In Europa, Movies, Music, Technology on April 8, 2010 at 5:35 pm
this too is activism.
Vodpod videos no longer available.
Most people will tell you that the internet killed pirate radio, which it did essentially, although there are still stations keeping the spirit alive, hijacking the airwaves for kicks. Footwear brand Palladium present a potted history of the phenomenon in the latest episode of their Exploration film series, going in search of the original pirates, dudes that set-up shop on shipwrecks and rusting sea forts off the coast. More current pirate radio figureheads are featured too—Rinse FM’s Logan Sama and Jammer all have great anecdotes from their pirating past. There was clearly a lot of legitimate tower block climbing involved in the making of this doc, and it’s worth watching the whole thing just to get to the part where the crew get taken on a clandestine mission to Flex FM’s homemade rooftop antenna.
See more at the Fader.
In Americas (North), Artsy Fartsy, Technology, World News on April 4, 2010 at 9:45 pm
we don’t pay attention to real homeless people laying in the cold out on the street but we DO pay attention to a light projection of one… this really is the age of technology; the death of intimacy. interesting installation nonetheless…
See more from the Fader
In Technology on April 4, 2010 at 9:22 pm
Under the blue skies of Western California lie the headquarters of a multi-billion dollar institution with a global army of loyal supporters.
It is an organisation built around one man’s vision, is obsessed with secrecy, and many of its followers could fairly be described as devotees.
No, it is not the Church of Scientology. It is Apple, the computing and technology giant seeking (once again) to redefine the way we use electronic devices.
After months of hype the iPad, Apple’s new touch-screen tablet computer, is finally available in stores across America. Early reviews have been positive; the Wall Street Journal is calling it a “game-changer”, USA Today says the iPad is “rewriting the rulebook”.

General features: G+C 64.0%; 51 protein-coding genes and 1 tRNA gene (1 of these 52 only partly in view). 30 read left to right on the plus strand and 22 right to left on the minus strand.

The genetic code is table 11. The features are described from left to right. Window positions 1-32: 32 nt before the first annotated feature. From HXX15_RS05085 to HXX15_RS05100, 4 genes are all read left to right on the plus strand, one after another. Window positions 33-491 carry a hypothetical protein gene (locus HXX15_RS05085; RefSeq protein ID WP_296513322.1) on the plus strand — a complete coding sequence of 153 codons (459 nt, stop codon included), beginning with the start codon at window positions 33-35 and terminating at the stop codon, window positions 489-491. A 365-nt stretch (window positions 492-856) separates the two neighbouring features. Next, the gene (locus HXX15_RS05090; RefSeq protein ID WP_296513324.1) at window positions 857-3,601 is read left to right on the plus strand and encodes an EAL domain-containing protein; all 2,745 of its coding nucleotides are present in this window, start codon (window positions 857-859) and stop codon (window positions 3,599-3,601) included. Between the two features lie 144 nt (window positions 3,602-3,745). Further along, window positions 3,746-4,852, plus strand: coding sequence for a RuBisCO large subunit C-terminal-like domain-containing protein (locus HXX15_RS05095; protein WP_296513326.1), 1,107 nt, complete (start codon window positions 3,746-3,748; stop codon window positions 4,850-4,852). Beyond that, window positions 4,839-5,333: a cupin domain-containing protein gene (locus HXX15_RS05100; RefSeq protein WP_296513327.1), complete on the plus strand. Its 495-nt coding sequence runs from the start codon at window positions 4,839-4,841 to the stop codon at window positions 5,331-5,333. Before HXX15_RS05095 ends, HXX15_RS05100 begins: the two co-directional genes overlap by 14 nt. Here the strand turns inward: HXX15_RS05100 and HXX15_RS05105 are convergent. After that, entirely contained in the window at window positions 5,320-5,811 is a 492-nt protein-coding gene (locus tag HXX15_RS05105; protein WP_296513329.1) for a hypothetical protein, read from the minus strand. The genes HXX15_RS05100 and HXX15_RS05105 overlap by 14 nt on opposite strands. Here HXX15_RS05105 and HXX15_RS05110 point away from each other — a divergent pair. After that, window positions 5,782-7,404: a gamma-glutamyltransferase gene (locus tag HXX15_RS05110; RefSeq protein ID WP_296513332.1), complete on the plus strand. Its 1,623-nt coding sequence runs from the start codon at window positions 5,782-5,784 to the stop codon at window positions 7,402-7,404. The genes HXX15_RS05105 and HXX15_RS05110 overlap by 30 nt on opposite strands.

Read the rest of this entry »
In History, Technology, World News on March 24, 2010 at 12:00 am
As anyone who frequents aplaceforpeace knows, I absolutely love TIME.com’s photo essays. They’re a quick way to glean some history and the photographs are usually pretty amazing. This essay is no different and in fact has got some quite stunning photographs that I think really force us to reconsider our stereotypical ideas of the kinds of people we think carry, and use, guns.
(p.s. gotta love that the ethiopian villageman accessorized his AK! #swagup!)
A brief survey of the cheap and reliable gun of choice for both terrorists and freedom fighters.
JOSEF KOUDELKA / MAGNUM
Designed by a young Russian tank commander named Mikhail Kalashnikov, the AK-47 assault rifle has attained iconic martial status all over the world. In the photo above, Soviet-led forces, armed with the rifle, crush a reform movement in Czechoslovakia.
ALEX BOWIE / GETTY
Zagros Mountains, Northern Iraq, 1979
Kalashnikov’s design won a state competition in 1947 (thus the name AK-47) and went into mass production two years later. During the deep freeze of the Cold War, the Soviet Union began pouring the guns and its manufacturing know-how into almost 20 spheres of influence, including Iraq. Here, a Kurdish girl in northern Iraq uses the gun to protect her family from an attack by the Iraqi military.